Actual academics have to go through a rigorous "peer review" to make sure their data is correct and their theories are leaning towards facts. 

These academics are trusted sources and you can easily find their praise or criticism with Google. 

The History Channel isn't a trusted source nor the MSM because I'm finding science and archaeology articles of long debunked bull**** being rehashed and reprinted.

The worst thing I have seen on the History Channel is when they have a show about archeology they have Travis Taylor (an astro physist, not an archeologist) as one of their "experts".   It makes me laugh, but it also causes disrespect for anything that channel does.  On shows involving scientific proof of aliens like Ancient Aliens, they have a rabbi and archeologist and other people who are not scientists.   And even though I love Tsukolos it is because he makes me laugh, not because I take him seriously.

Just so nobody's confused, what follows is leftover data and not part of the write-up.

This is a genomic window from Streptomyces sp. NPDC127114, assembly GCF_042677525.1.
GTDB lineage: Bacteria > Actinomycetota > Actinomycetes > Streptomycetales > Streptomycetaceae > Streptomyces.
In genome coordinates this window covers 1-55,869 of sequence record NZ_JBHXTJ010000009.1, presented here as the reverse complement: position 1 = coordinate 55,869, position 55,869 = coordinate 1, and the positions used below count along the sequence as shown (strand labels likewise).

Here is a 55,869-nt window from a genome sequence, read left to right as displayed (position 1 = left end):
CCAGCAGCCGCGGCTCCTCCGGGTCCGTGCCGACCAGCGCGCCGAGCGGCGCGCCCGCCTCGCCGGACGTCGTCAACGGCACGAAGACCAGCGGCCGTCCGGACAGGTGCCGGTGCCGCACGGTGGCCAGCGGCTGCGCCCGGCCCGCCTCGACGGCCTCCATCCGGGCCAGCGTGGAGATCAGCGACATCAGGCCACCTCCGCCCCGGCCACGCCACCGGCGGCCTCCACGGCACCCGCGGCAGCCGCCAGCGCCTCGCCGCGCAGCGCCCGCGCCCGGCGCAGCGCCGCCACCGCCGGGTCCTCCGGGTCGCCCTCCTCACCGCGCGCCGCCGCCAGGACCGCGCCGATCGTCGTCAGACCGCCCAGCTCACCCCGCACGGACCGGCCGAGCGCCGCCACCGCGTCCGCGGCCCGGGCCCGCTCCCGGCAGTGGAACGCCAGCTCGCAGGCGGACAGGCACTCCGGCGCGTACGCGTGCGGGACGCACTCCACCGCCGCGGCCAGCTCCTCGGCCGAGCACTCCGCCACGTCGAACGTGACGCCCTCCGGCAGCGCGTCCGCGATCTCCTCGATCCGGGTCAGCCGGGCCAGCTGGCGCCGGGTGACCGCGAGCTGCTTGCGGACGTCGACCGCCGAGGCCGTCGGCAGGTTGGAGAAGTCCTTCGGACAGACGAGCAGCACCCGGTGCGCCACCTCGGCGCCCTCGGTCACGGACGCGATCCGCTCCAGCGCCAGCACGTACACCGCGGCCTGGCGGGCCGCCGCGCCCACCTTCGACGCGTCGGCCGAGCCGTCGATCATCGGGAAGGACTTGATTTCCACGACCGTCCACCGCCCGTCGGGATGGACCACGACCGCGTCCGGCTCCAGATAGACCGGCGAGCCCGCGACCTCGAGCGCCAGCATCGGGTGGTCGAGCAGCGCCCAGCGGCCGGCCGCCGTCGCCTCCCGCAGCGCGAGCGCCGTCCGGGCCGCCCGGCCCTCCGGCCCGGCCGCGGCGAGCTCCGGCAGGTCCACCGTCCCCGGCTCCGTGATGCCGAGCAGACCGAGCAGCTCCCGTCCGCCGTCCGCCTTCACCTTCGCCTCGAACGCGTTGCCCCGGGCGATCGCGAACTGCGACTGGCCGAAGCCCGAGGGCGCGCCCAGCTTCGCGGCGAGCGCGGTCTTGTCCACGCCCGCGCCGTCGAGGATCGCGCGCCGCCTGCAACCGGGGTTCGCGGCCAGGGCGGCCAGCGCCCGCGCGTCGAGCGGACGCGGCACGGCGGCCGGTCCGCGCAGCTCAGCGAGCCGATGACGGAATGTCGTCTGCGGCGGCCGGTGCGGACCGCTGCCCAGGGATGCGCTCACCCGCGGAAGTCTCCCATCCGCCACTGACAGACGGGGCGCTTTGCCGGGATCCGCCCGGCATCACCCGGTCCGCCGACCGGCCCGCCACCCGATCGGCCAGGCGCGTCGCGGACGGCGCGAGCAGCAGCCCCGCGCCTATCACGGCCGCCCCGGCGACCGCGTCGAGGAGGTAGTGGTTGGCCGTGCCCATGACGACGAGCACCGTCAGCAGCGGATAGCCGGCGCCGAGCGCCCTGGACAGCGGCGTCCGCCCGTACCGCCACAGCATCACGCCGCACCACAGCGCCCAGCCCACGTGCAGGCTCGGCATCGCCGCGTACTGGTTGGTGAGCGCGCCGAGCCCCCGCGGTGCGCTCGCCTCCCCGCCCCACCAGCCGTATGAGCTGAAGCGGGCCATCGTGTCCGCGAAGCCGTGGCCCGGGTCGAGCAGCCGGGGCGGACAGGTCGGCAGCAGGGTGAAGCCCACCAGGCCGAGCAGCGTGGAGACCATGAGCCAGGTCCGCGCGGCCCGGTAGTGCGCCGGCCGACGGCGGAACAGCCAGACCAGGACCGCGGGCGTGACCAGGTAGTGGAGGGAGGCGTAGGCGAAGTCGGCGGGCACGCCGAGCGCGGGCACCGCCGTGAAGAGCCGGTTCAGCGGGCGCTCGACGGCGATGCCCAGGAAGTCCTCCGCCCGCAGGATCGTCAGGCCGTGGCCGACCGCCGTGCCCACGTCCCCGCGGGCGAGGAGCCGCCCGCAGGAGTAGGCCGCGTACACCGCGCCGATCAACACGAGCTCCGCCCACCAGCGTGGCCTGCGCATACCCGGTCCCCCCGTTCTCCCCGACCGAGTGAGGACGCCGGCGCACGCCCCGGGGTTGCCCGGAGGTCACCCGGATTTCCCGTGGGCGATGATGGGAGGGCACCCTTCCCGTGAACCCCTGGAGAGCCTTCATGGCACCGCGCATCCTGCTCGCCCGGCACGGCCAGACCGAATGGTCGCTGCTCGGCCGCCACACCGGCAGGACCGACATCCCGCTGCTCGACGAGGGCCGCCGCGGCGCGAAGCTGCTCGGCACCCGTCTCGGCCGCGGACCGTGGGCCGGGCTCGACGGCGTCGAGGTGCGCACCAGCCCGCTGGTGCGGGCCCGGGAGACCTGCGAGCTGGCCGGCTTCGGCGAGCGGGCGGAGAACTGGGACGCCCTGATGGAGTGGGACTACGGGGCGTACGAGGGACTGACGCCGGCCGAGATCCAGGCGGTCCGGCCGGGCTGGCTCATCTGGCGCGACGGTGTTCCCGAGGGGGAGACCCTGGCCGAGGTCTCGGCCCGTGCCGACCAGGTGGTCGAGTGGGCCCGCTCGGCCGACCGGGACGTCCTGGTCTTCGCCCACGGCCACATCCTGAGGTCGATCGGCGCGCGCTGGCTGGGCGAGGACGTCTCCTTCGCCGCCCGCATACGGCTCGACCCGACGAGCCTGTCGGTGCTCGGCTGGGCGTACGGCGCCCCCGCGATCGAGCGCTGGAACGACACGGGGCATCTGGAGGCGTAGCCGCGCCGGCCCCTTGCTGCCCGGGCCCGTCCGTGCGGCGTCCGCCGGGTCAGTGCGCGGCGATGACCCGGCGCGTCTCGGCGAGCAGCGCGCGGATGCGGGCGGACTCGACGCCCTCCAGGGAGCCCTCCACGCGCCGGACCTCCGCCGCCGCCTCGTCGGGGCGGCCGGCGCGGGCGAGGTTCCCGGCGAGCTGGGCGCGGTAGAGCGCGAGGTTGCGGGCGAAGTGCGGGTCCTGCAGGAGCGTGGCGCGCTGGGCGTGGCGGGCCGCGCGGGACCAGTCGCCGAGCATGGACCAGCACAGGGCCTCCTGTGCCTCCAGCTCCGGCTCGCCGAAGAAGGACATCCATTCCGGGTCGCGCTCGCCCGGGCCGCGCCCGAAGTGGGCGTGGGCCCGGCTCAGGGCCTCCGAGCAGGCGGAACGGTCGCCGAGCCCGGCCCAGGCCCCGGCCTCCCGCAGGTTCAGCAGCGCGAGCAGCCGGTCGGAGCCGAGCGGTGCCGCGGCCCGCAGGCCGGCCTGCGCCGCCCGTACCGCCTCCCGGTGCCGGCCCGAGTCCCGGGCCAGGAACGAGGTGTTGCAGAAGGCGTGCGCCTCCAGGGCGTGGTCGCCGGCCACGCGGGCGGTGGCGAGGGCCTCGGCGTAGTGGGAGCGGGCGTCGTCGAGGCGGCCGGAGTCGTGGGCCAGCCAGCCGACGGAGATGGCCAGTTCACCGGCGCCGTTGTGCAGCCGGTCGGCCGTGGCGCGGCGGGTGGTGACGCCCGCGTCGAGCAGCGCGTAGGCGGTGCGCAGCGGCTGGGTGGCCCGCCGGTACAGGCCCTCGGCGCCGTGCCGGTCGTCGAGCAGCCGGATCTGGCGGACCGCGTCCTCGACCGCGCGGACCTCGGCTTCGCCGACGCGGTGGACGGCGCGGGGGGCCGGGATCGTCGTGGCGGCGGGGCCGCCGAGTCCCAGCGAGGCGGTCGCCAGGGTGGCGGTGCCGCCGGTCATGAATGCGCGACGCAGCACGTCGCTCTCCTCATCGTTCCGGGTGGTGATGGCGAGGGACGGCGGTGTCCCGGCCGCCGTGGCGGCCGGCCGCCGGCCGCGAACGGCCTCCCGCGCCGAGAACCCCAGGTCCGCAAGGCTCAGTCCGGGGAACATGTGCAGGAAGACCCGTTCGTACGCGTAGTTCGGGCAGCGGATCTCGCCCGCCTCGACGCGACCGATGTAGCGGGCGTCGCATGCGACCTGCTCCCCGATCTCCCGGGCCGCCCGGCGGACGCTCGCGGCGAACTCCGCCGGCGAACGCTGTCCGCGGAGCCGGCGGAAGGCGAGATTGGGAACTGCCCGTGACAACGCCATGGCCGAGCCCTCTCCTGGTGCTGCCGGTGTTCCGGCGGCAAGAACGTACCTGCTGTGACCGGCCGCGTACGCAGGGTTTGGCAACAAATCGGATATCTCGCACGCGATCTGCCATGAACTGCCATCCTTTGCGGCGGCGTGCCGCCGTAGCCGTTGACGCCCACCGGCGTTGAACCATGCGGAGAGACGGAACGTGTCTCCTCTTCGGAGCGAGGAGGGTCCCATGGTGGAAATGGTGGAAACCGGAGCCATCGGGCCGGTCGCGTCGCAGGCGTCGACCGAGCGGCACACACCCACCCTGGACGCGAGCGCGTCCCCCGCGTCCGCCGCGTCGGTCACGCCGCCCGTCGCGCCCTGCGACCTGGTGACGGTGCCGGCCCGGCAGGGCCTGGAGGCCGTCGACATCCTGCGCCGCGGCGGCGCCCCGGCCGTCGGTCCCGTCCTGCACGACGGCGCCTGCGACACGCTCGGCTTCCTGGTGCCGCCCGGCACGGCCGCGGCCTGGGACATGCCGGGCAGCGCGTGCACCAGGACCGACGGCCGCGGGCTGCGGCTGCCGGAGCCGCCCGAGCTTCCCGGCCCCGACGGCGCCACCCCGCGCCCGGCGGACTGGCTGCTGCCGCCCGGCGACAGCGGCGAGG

Edited by Desertrat56
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5 minutes ago, TigerBright19 said:

I would question their credentials by asking them to show all of their sources of information, if they were first hand or second hand accounts, reliable, verified and authenticated, and thoroughly scrutinised by unbiased third parties.  Otherwise I just have to trust them and assume they did not misinterpret or get their information from unreliable or out of date sources.  My observation of the present has tainted my ability to fully trust the people who recorded the past, and those who pretend to be experts on history, when they could simply be experts in a recorded perception of history, filtered by their own limitations and perceptions of history, as many conduct piggyback research and rely on the previous work of others, which may not be entirely reliable.